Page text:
She told the Blade on Aug. 3 during an interview at her office the pandemic has made her organization’s work “more difficult because we have (had) to invest more time” with teaching clients how to use technology to access health care. Lint said Arianna’s Center has also had to visit clients at their homes.

Stephen Fallon, co-founder and director of Latino Salud, another Wilton Manors-based organization that serves LGBTQ Latinos with HIV, during a July 23 Zoom call with other HIV/AIDS service providers that AIDS Healthcare Foundation organized said the majority of health care providers in his area remained open “to some extent” during the lockdown imposed when the pandemic began. Fallon said testing agencies were closed during this period.

“We were getting deluged with all the folks who needed testing services who couldn’t go anywhere,” he said.

Latino Salud is an HIV/AIDS service organization in Wilton Manors, Fla., that serves gay Latino men. (Washington Blade photo by Yariel Valdés González)

Scott Pridgen is executive director of AH Monroe, an organization that serves people with HIV/AIDS in the Florida Keys.

AH Monroe has offices in Key West, Marathon, Tavernier and Key Largo.

Pridgen on Aug. 12 told the Blade during a telephone interview from Key West the pandemic has forced his organization to operate its offices virtually, “which is new because a lot of our case management, especially our older population that is living with HIV have other co-morbidities that require more of a physical, hands-on type of care versus doing it virtually.”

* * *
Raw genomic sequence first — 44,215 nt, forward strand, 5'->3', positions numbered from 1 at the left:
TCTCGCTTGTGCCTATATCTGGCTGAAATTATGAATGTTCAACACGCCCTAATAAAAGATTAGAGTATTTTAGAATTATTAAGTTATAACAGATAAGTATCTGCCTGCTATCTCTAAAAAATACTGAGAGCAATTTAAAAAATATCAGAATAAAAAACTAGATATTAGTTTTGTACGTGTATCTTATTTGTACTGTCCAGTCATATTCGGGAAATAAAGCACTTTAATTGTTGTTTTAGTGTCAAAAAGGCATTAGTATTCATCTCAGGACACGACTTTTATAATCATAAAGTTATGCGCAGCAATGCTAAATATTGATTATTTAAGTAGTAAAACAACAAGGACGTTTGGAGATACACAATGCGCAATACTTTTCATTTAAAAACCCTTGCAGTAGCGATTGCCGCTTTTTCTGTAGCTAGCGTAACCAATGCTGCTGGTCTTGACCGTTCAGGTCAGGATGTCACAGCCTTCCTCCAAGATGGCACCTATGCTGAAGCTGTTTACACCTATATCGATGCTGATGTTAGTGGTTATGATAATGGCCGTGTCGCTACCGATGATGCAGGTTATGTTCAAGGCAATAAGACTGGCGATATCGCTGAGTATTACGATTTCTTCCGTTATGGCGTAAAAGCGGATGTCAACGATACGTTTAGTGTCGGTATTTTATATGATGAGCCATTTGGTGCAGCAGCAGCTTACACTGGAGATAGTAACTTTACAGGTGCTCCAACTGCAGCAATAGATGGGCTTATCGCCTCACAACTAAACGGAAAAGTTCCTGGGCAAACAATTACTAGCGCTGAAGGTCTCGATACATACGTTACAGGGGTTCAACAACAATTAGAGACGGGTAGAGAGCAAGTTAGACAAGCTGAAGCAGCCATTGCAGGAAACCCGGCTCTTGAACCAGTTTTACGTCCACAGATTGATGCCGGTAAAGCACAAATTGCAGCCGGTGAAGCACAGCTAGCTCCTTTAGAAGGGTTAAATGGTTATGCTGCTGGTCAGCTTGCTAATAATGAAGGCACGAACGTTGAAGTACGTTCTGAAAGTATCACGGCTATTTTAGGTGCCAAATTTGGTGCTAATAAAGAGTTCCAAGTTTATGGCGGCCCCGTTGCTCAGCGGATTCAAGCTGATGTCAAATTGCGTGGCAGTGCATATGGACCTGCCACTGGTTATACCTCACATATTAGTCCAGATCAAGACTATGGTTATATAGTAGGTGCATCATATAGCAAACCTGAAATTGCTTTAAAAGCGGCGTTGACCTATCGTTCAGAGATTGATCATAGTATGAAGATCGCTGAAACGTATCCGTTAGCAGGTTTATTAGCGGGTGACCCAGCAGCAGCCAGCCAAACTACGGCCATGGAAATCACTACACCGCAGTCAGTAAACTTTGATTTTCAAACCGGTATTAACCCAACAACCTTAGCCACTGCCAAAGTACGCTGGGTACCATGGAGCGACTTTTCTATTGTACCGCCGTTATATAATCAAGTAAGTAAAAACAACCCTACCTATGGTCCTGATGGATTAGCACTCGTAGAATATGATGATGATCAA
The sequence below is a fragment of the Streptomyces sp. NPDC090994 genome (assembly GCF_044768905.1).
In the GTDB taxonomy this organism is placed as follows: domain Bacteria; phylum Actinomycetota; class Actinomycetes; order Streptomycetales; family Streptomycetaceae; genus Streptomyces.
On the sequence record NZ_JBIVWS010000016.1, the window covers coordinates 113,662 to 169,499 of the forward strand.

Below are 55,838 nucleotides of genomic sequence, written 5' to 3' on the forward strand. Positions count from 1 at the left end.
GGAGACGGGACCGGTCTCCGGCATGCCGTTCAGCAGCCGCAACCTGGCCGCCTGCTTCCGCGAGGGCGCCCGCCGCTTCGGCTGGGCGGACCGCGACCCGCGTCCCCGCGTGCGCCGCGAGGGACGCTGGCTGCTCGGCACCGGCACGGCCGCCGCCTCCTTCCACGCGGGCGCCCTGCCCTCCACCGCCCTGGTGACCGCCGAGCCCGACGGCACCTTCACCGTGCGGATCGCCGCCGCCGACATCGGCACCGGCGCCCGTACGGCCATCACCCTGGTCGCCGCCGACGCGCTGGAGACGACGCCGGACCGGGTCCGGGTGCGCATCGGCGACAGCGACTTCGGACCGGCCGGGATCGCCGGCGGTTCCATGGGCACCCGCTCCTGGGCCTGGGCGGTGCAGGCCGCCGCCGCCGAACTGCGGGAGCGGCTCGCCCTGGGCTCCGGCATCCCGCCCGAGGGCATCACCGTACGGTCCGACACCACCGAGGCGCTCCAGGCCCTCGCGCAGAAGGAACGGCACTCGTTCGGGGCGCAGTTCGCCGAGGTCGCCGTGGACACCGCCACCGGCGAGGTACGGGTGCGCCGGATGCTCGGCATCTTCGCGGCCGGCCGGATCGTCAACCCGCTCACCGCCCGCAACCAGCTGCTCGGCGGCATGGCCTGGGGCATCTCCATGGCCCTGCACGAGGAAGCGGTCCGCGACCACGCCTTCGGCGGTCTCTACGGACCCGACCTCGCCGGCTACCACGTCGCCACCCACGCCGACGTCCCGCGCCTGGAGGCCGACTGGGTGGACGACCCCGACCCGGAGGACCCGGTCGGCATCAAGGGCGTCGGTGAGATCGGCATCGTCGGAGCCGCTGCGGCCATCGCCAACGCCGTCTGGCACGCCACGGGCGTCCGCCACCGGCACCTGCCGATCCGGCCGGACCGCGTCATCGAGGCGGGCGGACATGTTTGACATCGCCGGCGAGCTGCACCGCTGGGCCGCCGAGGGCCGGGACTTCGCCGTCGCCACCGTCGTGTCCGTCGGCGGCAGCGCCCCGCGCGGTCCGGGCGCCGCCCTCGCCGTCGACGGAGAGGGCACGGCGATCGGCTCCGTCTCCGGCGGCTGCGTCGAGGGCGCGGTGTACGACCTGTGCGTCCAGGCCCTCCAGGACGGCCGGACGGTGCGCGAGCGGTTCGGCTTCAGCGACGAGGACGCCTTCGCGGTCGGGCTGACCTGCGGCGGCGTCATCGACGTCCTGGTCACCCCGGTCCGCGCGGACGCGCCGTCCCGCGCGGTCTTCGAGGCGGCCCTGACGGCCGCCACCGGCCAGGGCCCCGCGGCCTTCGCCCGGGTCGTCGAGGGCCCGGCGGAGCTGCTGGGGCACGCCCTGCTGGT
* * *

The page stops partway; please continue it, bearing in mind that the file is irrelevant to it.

“We’ve had to take that into consideration,” said Pridgen.

The pandemic began during the height of the Keys’ tourism season, which Pridgen said is “when people make their money to carry them through during the slow season.”

Pridgen told the Blade that AH Monroe has been able to provide short-term mortgage, rent and utility assistance through grants from the CARES Act, the Housing Opportunities for Persons with AIDS (HOPWA) program and the U.S. Department of Housing and Urban Development’s Office of HIV Housing.

“The biggest need due to COVID-19 in Monroe County is housing, paying rent for someone or mortgages,” said Pridgen.

Pridgen added Keys residents “who’ve never asked for anything, ever, ever, (are) in line at the food bank or you’re handing them a bag of groceries.”